Half a year ago we’d stopped at the census town of Ghoti to buy vegetables and rice. Ghoti turns out to be the town closest to Vaitarna dam. So we were not surprised by the rice fields surrounding the villages here. On a very rainy morning we walked through these fields photographing every day life. People were hard at work. A light bamboo cage covered with thin plastic sheets was the rain-gear of choice. Umbrellas were less common.
I squatted on small boulders and waved at the people as they worked. They would wave back, and go back to their jobs. Some people have tractors. I watched as one plowed a field. On the margins a cow kept watch on this machine which had made its males redundant. The job was over in minutes, and the tractor drove off to another field. It seems that one or two people in a village own a tractor, and plow others’ fields for a fee. The hardest part of farming rice is the transplantation of paddy. The seedlings are grown in one field, and then transplanted to another, plowed and flooded, field later.
Rice (Oryza sativa) is one of mankind’s oldest technologies. The genus Oryza seems to have first arisen in the islands of the Sunda straits about 18 million years ago. The earliest archaeological evidence of caches of wild O. sativa come from Vietnam. These remains in Xom Trai, are dated to about 11,600 years ago, at the very beginning of the retreat of glaciers. This was the end of the period called the Younger Dryas, the beginning of the Holocene.I call rice a technology because it is the product of a long process. Domestication completely transformed rice. Even the wild rice of today is actually feral rice, technological artifacts which have escaped our control. Our rice fields are attempts to recreate the conditions of the end of the Younger Dryas. The melting of the glaciers left sodden land which would flood often. It is amazing how many human technologies have been brought in to help. Everything helped: metal working, the domestication of oxen, the internal combustion engine.The long wall behind the flooded field in the photo above is part of the Vaitarna dam. Even that is ancillary to the technology of rice!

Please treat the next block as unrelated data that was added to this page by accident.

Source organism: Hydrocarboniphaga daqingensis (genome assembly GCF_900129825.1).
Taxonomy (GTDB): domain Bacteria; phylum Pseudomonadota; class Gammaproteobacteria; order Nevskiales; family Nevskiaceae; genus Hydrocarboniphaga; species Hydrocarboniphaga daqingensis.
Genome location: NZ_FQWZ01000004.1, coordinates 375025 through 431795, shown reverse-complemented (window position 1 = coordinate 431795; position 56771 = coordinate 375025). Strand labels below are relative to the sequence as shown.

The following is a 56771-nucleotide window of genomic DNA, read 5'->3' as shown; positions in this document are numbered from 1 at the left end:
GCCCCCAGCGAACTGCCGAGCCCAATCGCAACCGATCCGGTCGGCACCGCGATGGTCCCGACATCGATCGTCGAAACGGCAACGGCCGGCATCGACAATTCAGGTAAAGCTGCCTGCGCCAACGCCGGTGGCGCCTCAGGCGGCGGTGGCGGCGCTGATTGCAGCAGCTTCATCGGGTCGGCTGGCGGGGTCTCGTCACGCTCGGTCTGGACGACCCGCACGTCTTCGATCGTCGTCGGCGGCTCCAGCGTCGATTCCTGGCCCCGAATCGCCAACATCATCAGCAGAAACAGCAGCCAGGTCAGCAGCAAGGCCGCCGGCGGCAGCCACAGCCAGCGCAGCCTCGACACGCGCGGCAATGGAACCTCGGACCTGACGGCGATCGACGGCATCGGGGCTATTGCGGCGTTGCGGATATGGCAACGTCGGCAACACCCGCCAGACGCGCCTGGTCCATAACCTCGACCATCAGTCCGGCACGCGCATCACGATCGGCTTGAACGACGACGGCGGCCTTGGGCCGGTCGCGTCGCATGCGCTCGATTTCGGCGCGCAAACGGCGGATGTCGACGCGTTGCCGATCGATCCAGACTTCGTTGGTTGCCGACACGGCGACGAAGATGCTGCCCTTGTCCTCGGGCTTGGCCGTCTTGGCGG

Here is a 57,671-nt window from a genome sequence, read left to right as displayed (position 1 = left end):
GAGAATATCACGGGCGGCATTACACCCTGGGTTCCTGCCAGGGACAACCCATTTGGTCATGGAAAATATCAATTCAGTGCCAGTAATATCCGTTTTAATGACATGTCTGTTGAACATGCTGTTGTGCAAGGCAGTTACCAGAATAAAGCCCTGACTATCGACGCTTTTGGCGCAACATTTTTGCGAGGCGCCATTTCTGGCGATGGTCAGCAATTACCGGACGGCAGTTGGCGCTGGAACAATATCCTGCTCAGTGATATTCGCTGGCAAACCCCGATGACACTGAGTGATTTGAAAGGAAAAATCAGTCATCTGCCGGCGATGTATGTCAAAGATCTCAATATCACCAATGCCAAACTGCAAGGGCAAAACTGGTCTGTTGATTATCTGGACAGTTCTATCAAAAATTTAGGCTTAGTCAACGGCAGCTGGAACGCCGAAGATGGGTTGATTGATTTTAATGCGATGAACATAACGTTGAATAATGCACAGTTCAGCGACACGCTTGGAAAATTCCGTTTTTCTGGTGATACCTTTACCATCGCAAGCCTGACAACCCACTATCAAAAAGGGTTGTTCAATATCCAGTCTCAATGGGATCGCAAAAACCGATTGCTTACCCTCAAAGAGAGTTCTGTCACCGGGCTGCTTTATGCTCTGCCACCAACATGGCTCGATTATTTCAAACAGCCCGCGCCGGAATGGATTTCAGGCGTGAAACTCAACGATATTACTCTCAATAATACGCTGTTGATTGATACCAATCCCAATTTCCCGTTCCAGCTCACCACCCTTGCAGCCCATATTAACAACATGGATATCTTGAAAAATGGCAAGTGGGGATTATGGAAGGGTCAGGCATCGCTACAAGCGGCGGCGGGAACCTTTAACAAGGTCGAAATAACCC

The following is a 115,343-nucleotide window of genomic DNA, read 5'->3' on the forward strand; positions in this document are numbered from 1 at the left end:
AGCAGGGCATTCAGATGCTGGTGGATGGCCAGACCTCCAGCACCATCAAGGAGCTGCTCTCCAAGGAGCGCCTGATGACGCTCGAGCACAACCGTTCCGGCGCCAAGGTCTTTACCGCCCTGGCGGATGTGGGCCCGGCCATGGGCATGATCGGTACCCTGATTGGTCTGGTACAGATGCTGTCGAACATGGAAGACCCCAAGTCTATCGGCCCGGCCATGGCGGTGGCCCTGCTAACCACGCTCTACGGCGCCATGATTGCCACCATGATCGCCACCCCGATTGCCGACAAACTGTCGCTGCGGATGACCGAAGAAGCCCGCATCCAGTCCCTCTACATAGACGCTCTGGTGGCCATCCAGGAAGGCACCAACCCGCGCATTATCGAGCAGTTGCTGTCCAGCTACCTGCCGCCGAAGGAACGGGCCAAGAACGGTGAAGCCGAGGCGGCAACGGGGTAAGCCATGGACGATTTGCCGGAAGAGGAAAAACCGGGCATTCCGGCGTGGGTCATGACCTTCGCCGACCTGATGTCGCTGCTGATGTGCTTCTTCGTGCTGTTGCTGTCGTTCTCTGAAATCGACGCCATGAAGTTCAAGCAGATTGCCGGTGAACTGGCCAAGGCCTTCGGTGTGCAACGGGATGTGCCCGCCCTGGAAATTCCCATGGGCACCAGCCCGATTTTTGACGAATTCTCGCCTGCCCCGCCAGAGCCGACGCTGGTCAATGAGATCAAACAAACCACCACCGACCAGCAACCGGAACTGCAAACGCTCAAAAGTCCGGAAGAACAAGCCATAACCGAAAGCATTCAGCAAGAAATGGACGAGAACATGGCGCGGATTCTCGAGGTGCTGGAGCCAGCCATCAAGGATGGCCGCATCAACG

This is a job for the whole family. Every hand turns up to work in the field. Little breaks become family affairs, like this early lunch that this family enjoyed on the field. I did not go up close to talk to them, but I’m sure that the metal containers held rice and dal. Vegetables are not a constant part of the meal. Another family had recruited one of their youngsters, the guy with a pink umbrella in an earlier photo. While the rest of the family replanted paddy, he dug a drainage channel.
The ox-drawn plow has not disappeared. The next day in another part of the plateau I found a field being plowed by a team of oxen.The nearest village had a cart being pulled by oxen, the only such ancient transport I saw. Relative prosperity has reached this part of the country. The result is that internal combustion engines are replacing animals. Can batteries replace them? It may be a while before electric tractors take over the world.